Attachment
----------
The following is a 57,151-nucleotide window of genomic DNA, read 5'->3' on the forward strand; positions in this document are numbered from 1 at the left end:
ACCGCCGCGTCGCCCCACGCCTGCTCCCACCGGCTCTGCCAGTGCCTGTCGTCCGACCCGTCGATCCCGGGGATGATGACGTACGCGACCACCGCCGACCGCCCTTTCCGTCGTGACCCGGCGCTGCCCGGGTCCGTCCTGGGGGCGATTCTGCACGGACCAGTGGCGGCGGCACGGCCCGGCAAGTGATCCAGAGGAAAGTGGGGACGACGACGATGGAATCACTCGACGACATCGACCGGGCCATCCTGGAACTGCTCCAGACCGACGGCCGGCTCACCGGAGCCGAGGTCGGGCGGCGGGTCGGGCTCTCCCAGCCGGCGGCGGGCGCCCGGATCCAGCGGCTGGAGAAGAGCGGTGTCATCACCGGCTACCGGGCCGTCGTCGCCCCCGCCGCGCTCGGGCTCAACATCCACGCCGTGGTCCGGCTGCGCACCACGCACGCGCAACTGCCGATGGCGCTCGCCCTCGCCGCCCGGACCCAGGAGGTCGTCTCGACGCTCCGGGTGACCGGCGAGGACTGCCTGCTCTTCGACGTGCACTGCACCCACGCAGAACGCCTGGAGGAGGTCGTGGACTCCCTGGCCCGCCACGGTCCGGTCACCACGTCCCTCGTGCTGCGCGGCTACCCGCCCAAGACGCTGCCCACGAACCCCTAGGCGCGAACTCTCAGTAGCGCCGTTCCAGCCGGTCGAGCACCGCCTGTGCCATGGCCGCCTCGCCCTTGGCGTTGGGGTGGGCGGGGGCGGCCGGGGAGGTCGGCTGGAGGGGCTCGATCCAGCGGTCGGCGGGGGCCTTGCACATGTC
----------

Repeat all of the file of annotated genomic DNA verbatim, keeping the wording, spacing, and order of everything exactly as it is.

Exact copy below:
The following is a 57,151-nucleotide window of genomic DNA, read 5'->3' on the forward strand; positions in this document are numbered from 1 at the left end:
ACCGCCGCGTCGCCCCACGCCTGCTCCCACCGGCTCTGCCAGTGCCTGTCGTCCGACCCGTCGATCCCGGGGATGATGACGTACGCGACCACCGCCGACCGCCCTTTCCGTCGTGACCCGGCGCTGCCCGGGTCCGTCCTGGGGGCGATTCTGCACGGACCAGTGGCGGCGGCACGGCCCGGCAAGTGATCCAGAGGAAAGTGGGGACGACGACGATGGAATCACTCGACGACATCGACCGGGCCATCCTGGAACTGCTCCAGACCGACGGCCGGCTCACCGGAGCCGAGGTCGGGCGGCGGGTCGGGCTCTCCCAGCCGGCGGCGGGCGCCCGGATCCAGCGGCTGGAGAAGAGCGGTGTCATCACCGGCTACCGGGCCGTCGTCGCCCCCGCCGCGCTCGGGCTCAACATCCACGCCGTGGTCCGGCTGCGCACCACGCACGCGCAACTGCCGATGGCGCTCGCCCTCGCCGCCCGGACCCAGGAGGTCGTCTCGACGCTCCGGGTGACCGGCGAGGACTGCCTGCTCTTCGACGTGCACTGCACCCACGCAGAACGCCTGGAGGAGGTCGTGGACTCCCTGGCCCGCCACGGTCCGGTCACCACGTCCCTCGTGCTGCGCGGCTACCCGCCCAAGACGCTGCCCACGAACCCCTAGGCGCGAACTCTCAGTAGCGCCGTTCCAGCCGGTCGAGCACCGCCTGTGCCATGGCCGCCTCGCCCTTGGCGTTGGGGTGGGCGGGGGCGGCCGGGGAGGTCGGCTGGAGGGGCTCGATCCAGCGGTCGGCGGGGGCCTTGCACATGTC